As regular readers will appreciate, it's not always possible to come up with something newsy and topical every day. So it's on occasions like this that I have to fall back on either a puzzle or archive material. Today it's the turn for something old.
Browsing through the old Minute Book, I came across the minutes of the 1963 Annual General Meeting. Clearly there were some financial concerns at the time, because the Treasurer stated that there was a deficit of over £9 and that "there had been no subscriptions for vice-presidents during the year". It appears that for many years it had been the practice of the Association to invite anyone to become a VP, upon payment of the appropriate amount. Ten years earlier, in 1953, it had been agreed that "in future, all persons who subscribe £1-1-0 (a guinea) or more per annum shall be elected Vice-Presidents..." This seemed to be quite a good way of raising money. But with no funds from that source coming in during the 1962/63 season, it was agreed at the meeting that "Headmasters of schools, non-affiliated members who played correspondence chess, and any other person interested in chess, should be asked to become a vice-president". The following year's AGM reported that £10-9-6 had been raised from VPs, so some ten people must have been persuaded to part with their guinea (apart from one who was short of a sixpence).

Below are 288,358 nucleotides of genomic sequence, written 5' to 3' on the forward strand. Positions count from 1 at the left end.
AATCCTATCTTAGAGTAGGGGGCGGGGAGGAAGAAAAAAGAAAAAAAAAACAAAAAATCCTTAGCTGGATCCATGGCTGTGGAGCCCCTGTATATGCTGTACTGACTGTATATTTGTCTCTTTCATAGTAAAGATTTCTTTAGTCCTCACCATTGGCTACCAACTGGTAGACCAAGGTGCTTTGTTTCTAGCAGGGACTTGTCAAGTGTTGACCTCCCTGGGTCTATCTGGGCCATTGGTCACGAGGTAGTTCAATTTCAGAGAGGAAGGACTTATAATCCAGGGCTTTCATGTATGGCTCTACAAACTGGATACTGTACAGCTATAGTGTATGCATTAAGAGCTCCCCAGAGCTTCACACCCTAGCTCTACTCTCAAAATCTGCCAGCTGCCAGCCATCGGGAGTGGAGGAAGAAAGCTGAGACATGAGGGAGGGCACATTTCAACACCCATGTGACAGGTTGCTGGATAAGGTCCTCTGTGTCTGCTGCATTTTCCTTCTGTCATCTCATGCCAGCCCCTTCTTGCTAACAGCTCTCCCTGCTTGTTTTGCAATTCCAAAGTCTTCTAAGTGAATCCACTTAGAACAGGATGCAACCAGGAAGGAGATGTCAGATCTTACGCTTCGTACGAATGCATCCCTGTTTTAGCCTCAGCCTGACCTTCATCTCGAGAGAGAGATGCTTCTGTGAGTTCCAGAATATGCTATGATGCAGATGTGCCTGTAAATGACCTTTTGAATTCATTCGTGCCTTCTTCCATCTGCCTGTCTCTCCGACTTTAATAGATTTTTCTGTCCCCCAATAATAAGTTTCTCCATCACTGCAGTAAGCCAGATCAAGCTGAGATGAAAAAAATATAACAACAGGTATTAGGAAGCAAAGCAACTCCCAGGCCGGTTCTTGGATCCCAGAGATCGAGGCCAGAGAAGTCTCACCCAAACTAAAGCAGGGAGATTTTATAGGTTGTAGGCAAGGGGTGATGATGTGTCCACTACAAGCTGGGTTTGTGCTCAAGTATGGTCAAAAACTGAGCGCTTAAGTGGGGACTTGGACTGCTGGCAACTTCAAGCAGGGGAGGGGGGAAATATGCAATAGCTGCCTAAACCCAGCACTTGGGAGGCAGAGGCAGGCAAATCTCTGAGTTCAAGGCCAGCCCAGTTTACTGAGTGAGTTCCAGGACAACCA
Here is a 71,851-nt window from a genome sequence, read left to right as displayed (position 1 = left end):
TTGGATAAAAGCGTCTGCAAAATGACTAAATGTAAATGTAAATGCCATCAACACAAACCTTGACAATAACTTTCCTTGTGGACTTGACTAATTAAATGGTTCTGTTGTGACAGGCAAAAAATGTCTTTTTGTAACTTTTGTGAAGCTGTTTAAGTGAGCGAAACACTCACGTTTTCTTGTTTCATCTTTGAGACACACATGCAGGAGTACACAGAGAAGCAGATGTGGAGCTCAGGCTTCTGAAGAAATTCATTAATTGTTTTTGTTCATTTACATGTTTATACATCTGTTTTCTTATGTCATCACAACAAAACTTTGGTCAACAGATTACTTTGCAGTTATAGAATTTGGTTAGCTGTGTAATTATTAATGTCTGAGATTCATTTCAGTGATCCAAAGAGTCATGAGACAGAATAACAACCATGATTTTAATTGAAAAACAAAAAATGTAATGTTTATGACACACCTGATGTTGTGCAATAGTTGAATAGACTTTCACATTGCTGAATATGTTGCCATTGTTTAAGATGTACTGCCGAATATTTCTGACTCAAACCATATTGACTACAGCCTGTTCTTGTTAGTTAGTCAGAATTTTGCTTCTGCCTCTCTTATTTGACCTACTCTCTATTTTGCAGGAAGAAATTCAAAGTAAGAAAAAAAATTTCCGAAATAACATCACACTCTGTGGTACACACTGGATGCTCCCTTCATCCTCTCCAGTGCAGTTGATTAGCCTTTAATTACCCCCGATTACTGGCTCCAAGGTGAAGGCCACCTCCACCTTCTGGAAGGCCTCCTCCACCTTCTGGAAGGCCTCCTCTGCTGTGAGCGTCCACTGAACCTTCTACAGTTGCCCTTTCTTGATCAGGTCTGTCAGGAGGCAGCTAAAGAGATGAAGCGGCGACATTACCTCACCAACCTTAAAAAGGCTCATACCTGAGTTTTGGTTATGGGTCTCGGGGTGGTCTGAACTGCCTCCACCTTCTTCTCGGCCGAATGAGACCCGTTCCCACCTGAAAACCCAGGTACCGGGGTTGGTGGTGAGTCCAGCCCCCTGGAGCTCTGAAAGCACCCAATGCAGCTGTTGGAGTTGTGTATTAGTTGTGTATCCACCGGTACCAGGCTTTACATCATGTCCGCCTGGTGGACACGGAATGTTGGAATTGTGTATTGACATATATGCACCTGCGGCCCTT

The 1963 AGM also agreed to reduce the number of boards per team from 10 to 8. It would seem that there were no A, B, C teams then, just a single Club team. The only clubs in the Suffolk League were Ipswich, Bury, Stowmarket, Felixstowe, Woodbridge and Saxmundham. At some later date the number of boards was further reduced to 6, and subsequently to the current 4 (i.e. a car-load). At least this did facilitate more than one team per club.
Finally, it was reported that the SCCA was "not receiving the publicity required to keep chess before the public and thus encourage the recruitment of new players". Was that ever the problem! Nowadays most clubs find it difficult to recruit new members, so nothing much has changed. But with the advent of the Internet, all clubs have an opportunity to promote themselves to the wider world. Just try googling 'Ipswich Chess' or 'Saxmundham Chess', or whatever your club's name is. Does it immediately point you to your club's website? For most clubs it certainly works, with your club's website top of the list. But just as important is keeping your club's website up-to-date. At least one club's site hasn't been touched for several years - and it shows!